In short, the claim to a poet’s “realms of gold” was, that night in New York, part of a larger field of regional animosities and territorial conflict. Historically speaking, theories about literature have killed a surprising number of people, but here the death toll was unusually high: 25 people dead, more than 120 wounded, and very few left the wiser about Shakespeare.

The immediate cause of the riot was a conflict between two actors, one American and one English. The first combatant was Edwin Forrest, a son of Philadelphia who billed himself as “The Native Tragedian.” He preferred roles, as the historians Roberta Pearson and William Uricchio note, that enabled him to play purple as a tragic rebel and then die a magnificent death. In a rhetorical turn that was then commonplace, he associated his American artistry with the grandeur of the American landscape: His voice was as “the falls of Niagara,” his thighs “carved out of the American forest.” The second combatant was William Charles Macready, a Londoner who held a towering reputation as a Shakespearean. His style was pensive, ostentatiously intellectual; he told his diary that he did not believe Forrest understood Shakespeare’s language.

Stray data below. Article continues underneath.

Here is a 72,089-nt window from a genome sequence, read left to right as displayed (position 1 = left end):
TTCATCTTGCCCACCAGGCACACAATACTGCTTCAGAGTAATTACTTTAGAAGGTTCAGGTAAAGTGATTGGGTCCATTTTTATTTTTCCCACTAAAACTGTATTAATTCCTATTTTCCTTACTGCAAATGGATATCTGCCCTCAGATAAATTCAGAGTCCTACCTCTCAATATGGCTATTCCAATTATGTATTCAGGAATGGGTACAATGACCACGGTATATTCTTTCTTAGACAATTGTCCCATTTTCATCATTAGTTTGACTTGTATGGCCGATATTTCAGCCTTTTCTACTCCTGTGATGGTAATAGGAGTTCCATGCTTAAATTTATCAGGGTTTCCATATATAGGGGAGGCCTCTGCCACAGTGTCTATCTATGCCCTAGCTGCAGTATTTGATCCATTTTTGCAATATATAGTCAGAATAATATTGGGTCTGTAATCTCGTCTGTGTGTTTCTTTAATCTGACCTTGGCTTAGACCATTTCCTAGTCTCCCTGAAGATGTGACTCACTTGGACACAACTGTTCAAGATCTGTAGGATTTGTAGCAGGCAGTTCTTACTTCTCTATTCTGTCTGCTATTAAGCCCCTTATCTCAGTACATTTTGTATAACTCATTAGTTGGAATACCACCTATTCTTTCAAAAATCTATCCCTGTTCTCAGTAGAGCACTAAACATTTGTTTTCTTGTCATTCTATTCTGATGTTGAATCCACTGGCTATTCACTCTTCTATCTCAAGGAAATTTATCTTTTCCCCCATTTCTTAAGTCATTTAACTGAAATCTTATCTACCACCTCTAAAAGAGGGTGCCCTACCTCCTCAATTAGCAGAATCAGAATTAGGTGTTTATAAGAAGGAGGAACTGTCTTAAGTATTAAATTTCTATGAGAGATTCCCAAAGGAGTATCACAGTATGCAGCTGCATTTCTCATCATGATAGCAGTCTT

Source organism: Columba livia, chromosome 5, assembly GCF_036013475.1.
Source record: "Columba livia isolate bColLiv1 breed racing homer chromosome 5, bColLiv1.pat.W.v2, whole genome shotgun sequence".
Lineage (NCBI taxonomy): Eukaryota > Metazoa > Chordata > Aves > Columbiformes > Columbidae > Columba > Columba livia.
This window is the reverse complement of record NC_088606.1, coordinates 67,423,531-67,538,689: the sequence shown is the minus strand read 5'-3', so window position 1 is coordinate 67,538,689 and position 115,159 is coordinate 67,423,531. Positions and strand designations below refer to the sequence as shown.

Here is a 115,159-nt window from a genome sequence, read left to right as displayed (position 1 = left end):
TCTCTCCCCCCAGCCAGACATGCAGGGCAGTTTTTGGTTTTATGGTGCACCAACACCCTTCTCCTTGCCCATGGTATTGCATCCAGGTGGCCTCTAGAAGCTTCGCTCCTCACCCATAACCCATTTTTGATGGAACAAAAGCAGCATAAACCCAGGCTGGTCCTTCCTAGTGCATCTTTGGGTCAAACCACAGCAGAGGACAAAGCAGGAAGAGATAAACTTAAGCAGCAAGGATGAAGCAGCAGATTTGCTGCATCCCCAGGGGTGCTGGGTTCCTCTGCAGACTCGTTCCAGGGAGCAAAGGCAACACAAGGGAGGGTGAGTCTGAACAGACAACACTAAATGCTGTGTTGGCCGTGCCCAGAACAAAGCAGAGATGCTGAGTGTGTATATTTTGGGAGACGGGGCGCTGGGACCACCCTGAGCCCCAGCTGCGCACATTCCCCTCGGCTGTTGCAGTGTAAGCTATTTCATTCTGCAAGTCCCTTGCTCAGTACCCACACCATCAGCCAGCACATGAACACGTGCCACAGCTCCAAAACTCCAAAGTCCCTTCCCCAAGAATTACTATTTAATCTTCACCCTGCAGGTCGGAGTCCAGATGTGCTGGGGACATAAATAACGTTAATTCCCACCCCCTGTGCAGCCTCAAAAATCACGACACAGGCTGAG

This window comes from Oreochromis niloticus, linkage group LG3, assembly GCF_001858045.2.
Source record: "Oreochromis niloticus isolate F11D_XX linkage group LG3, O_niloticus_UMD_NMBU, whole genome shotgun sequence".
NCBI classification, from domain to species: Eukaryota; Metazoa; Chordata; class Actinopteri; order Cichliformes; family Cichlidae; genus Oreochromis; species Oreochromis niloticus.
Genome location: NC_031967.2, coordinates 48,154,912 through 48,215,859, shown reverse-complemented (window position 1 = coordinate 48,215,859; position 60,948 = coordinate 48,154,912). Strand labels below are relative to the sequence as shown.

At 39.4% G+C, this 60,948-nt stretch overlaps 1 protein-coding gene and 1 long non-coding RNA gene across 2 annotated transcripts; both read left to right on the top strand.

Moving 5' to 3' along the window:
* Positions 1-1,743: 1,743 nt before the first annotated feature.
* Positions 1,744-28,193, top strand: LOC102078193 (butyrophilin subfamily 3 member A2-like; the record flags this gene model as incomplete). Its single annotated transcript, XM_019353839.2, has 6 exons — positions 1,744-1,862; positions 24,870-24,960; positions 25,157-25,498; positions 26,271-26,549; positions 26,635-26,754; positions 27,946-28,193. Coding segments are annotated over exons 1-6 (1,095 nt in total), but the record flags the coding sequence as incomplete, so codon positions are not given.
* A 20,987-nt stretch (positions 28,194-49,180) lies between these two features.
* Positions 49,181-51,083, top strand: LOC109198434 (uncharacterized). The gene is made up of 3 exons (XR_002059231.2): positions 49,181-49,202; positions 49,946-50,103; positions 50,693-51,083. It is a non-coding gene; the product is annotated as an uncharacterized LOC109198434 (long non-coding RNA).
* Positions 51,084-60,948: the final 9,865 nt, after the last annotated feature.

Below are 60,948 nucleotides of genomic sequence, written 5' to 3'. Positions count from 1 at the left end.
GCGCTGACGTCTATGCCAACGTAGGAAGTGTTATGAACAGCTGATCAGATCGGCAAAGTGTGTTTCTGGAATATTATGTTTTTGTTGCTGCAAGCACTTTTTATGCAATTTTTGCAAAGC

Today, the rivalry would play out on Twitter. In the 1840s, the medium of combat was the popular press, which construed it as a diplomatic struggle. In 1845, Forrest told the American papers that Macready had used his connections in London’s media elite to arrange for bad reviews of Forrest’s London tour. (The reviews exemplified, he said, “that narrow, exclusive, prejudiced, and may I add, anti-American feeling which prescribes geographical limits to the growth of genius and talent.”) In 1846, Forrest attended a show in which Macready played Hamlet, where, in a gesture that set the British press howling, Forrest hissed. In 1848, the two actors set out on simultaneous national tours in the United States, where — in an act of supreme mutual churlishness — they scheduled several stops on the same nights in the same municipalities.